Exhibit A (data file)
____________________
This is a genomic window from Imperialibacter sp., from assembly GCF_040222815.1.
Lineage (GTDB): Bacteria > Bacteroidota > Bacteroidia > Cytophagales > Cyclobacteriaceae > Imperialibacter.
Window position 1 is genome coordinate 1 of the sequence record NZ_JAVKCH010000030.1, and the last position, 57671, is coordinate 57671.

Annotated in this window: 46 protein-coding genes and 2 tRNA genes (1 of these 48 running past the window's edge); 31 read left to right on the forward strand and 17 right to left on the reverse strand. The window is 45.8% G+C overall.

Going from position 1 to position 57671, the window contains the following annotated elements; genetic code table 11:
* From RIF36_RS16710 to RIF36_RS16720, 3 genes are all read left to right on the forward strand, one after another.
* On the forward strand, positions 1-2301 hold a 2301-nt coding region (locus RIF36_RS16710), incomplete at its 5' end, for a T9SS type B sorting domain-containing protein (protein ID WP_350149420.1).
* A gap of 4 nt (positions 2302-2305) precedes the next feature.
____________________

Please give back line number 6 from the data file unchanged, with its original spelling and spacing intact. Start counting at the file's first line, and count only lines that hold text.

* From RIF36_RS16710 to RIF36_RS16720, 3 genes are all read left to right on the forward strand, one after another.